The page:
I painted John Doe but was disappointed with the result.


I’ve got a few of these paintings.

I like my James Brown but, early on I mod podged with a glossy finish. Bad move for photos:





My Brian Eno’s not bad but in all three I used shiny materials that I do not know how to photograph without shine, glare, light bounce.

Love that glitter! I learned, though.

These were some of my earliest paintings.





My biggest diappointment was my Bob Dylan. I found a beautiful picture that I think everyone loves and even though the angle of the face, with Mr. D looking down, is pretty much outside my skill-set to pull off accurately I didn’t let that stop me.

I loved the challenge of the curly hair, too.

I am currently listening to the Five Royals. Early R and B. Too Cool.

“My baby’s got the best washing machine in town. Ooh, Ee, what a machine.”

This disc is a great mix of wonderful, sincere gospel inspired ballads and these sweet, funny, raunchy tunes. They rocked.















*lyrics by Arthur Lee from”The Red Telephone” on Forever Changes.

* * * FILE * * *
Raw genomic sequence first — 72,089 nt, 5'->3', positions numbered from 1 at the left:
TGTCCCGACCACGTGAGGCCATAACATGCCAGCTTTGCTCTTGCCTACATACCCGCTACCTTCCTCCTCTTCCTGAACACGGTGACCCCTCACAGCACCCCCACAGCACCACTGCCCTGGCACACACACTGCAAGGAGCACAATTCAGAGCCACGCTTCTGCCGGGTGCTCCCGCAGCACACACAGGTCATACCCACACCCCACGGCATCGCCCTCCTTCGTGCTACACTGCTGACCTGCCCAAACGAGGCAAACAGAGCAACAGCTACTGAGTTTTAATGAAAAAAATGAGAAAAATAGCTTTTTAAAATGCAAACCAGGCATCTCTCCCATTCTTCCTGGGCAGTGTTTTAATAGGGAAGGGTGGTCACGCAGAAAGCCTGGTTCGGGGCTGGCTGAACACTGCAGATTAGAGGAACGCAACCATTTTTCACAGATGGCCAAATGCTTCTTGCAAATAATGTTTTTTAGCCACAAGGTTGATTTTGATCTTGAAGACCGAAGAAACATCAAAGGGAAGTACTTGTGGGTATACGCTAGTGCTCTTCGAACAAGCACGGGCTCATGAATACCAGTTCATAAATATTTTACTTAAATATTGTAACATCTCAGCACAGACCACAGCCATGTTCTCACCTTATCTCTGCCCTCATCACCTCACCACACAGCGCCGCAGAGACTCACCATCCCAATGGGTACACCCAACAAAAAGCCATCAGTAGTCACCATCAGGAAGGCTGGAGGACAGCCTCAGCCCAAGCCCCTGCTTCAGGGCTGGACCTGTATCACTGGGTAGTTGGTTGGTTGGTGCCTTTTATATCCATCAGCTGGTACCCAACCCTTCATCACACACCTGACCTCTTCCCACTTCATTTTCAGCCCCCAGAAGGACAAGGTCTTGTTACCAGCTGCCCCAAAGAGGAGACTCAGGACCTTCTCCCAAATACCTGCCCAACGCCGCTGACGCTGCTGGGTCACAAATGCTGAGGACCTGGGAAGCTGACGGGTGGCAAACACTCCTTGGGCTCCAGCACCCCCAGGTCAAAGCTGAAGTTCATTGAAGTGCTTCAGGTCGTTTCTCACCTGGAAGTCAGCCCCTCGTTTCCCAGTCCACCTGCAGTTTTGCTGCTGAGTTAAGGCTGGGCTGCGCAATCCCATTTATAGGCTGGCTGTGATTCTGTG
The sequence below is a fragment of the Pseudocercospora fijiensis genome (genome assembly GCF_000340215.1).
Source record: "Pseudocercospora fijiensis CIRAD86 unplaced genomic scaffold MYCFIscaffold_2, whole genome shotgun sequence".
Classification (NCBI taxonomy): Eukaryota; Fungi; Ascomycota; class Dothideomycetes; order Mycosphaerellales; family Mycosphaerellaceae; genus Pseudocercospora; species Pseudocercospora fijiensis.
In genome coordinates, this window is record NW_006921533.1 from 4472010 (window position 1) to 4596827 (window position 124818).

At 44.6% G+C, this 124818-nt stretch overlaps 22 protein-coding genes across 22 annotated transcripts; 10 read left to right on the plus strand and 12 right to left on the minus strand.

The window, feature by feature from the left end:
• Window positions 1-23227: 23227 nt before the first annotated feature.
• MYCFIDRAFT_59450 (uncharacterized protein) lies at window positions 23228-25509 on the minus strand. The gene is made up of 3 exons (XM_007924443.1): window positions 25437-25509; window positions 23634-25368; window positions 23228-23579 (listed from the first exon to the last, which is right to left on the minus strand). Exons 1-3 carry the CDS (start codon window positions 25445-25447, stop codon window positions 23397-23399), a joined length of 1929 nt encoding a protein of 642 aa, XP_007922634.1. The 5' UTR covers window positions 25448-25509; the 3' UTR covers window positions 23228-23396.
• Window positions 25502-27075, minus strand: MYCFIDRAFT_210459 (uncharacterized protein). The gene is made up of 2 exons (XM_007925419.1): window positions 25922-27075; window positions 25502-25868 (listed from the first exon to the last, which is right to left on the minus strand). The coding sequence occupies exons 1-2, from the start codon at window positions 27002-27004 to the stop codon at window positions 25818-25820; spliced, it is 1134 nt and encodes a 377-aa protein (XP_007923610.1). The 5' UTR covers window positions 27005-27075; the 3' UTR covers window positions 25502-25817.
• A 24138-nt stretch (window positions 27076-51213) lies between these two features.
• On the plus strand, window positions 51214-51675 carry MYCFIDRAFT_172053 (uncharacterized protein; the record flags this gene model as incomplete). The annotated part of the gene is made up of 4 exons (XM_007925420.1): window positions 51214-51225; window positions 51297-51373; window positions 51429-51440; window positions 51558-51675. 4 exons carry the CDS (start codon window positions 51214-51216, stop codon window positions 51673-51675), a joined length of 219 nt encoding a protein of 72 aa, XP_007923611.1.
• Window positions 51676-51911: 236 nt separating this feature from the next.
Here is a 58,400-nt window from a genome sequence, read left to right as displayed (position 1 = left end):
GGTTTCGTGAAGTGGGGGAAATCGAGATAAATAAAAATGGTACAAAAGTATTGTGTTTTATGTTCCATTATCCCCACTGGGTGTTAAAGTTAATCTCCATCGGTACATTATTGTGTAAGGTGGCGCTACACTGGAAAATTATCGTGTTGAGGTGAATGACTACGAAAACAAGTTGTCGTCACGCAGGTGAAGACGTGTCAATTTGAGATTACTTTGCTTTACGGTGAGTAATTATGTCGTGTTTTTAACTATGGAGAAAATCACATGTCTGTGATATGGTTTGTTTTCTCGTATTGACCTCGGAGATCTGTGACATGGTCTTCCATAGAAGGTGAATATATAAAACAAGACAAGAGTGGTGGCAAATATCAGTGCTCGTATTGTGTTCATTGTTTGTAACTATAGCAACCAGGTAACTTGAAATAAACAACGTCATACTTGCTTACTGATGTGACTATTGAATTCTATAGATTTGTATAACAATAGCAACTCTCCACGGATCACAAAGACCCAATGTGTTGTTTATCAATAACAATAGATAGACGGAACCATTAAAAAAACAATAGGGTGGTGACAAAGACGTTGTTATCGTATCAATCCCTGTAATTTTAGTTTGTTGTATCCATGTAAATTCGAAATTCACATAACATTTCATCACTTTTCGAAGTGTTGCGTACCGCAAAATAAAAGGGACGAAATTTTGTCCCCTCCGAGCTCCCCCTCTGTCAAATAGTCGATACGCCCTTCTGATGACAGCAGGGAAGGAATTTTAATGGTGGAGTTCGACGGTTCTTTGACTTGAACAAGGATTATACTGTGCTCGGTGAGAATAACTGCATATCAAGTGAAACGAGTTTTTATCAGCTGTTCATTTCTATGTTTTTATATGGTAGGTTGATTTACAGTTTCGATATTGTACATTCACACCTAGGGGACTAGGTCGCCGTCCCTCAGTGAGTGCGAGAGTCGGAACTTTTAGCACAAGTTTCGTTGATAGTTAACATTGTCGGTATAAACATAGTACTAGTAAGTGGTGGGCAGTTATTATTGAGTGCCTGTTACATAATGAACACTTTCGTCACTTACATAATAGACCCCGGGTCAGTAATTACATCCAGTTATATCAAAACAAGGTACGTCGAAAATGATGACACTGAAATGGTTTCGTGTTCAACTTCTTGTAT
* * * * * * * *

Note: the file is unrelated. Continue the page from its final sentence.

Something Light

Posted in Art, dreams, etsy, nature, television with tags , , , , on July 21, 2008 by darcyarts

Hey boys and girls this is my 69th post!

This image will be the transitional link between my previous bio post and this fresh one.

The painting is called “70s San Francisco Krishna Boy.” I painted it here in this house a few months after we moved in in 2006. I did’t get started until 2007. It took me a while to feel comfortable.

This image was an attempt to evoke certain parts of my memories of San Francisco. Sometimes I wish I could see things with a stranger’s eyes just to know how others perceive the things I make. This image has been viewed more than any other I have posted on etsy.

I added the mod flowers after seeing perfect examples of that kind of design in a waterfront cafe scene while watching Streets of San Francisco.